What should I wear to work? It may sound innocuous, but this loaded question was at the heart of a lively and controversial panel discussion that closed out the Bâtonnage Forum, held May 4 at a private estate in Napa, California.
The panel’s provocative title—Do You Sell Sex?—was inspired by a heated debate that arose at last year’s Bâtonnage Forum about whether or not women should dress to sell sex while selling wine, either in person or on social media. Moderated by Sarah Bray, an independent marketing consultant and Italian wine specialist, and one of the founding members of the Bâtonnage Forum, the panel featured Jennifer Reichardt, the owner and winemaker of Raft Wines in Sonoma County, California; Melissa Sutherland, an author and the senior sales adviser for Panebianco Wines Import in New York City; Monica Samuels, a New York–based sake sommelier and the director of sake and spirits for Vine Connections in Sausalito, California; and Karen Williams, the proprietor of Acme Fine Wines in St. Helena, California.
Bray opened the discussion with a quote from Michelle Obama’s memoir, Becoming, in which the former First Lady recalls how every outfit she wore in the political landscape “required time, thought, and money.” Women, Bray pointed out, take on extra emotional labor every day simply in choosing an outfit—one that’s not too sexy but not too conservative; not too feminine but not too masculine—in an effort not only to succeed in the workplace but to elicit the respect they deserve from their peers for their work experience, knowledge, and skills. This, she added, can be especially difficult in the wine industry, which is inherently transactional. “I mean,” said Bray, “we’re all trying to sell wine here.”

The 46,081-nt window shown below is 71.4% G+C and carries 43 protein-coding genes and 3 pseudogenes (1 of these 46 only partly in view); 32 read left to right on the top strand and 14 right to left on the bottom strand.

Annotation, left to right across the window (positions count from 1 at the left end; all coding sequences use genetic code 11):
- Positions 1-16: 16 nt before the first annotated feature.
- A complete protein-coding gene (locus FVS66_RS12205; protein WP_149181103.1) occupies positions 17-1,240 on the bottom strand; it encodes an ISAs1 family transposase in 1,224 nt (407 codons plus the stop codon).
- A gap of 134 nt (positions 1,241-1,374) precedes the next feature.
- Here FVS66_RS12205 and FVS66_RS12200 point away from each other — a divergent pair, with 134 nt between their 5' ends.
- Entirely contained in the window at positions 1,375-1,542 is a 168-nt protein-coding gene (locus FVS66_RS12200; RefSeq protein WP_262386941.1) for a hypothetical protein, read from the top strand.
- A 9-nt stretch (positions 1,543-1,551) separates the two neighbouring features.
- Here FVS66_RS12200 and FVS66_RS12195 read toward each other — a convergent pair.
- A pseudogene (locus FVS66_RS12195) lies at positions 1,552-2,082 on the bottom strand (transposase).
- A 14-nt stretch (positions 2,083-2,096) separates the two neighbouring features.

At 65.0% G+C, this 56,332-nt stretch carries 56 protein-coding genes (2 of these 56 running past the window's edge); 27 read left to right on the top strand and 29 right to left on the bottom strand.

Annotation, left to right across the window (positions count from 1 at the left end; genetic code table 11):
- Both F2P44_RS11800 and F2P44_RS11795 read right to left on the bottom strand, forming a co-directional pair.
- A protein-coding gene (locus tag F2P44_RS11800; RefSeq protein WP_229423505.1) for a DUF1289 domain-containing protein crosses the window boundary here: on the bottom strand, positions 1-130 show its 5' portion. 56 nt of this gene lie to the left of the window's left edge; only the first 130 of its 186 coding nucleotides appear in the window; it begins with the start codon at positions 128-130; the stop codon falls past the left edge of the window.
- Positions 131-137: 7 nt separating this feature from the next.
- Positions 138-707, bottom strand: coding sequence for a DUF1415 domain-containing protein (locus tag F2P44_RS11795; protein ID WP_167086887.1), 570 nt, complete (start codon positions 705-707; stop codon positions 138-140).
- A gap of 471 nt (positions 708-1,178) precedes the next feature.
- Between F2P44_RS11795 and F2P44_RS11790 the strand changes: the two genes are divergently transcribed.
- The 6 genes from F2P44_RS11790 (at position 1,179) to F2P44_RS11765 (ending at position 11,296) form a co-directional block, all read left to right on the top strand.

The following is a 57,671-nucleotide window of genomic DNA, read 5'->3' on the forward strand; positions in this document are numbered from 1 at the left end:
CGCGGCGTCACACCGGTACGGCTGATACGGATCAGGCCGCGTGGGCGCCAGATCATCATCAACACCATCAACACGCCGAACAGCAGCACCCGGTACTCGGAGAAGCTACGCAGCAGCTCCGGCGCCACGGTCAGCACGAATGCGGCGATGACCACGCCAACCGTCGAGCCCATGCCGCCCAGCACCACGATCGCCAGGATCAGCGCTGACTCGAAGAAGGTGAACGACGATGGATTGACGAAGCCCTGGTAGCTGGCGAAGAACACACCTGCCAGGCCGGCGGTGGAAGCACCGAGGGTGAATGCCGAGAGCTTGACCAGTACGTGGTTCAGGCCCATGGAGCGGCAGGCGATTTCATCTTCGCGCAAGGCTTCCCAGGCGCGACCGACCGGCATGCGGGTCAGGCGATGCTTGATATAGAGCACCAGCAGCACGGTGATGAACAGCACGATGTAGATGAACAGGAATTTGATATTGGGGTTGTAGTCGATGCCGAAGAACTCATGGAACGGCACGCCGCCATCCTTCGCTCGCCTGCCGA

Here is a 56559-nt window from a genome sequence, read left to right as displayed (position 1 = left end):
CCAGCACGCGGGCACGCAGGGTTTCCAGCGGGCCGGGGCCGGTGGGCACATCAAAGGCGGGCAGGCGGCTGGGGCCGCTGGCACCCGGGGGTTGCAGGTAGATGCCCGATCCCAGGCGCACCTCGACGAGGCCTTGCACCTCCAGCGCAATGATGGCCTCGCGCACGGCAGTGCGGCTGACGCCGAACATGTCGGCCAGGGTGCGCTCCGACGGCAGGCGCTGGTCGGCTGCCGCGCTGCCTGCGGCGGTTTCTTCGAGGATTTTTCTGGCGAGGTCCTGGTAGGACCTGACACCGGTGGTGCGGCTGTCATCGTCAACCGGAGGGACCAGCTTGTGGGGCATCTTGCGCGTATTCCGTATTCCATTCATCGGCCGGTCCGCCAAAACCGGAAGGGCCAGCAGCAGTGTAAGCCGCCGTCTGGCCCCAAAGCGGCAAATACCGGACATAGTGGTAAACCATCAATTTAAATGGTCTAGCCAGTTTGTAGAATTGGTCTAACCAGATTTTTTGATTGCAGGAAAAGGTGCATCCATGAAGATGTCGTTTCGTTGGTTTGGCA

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You Do You
Following a broader conversation about the panelists’ personal experiences of being overlooked in the workplace—Williams was often asked what her husband did at her wine shop; Samuels was frequently mistaken for a translator when working in Japan—the focus shifted more specifically to clothing. All the panelists were in agreement that women should be themselves when dressing for work. The consensus was that women don’t need to lean into their sexuality to sell wine but that it’s also perfectly okay if they want to.
Reichardt, who labeled herself the millennial of the group, has found that being featured in photos on social media leads to better engagement of followers of her business, but that what she’s wearing in those photos is a nonissue. “Just be you,” she said. “I don’t have to be glammed. I’m in work boots, ripped jeans, stained jeans, and it doesn’t matter what I’m wearing or what I’m looking like, but I’m in the photo. It doesn’t matter if you’re dressed sexy, but people want to see you, they want to associate with you.”
Sutherland urged women to stop shaming other women who use their femininity or beauty to make money. “It’s just as valid a way to make money,” she said, “as anything else.”
Who Wears Short Shorts?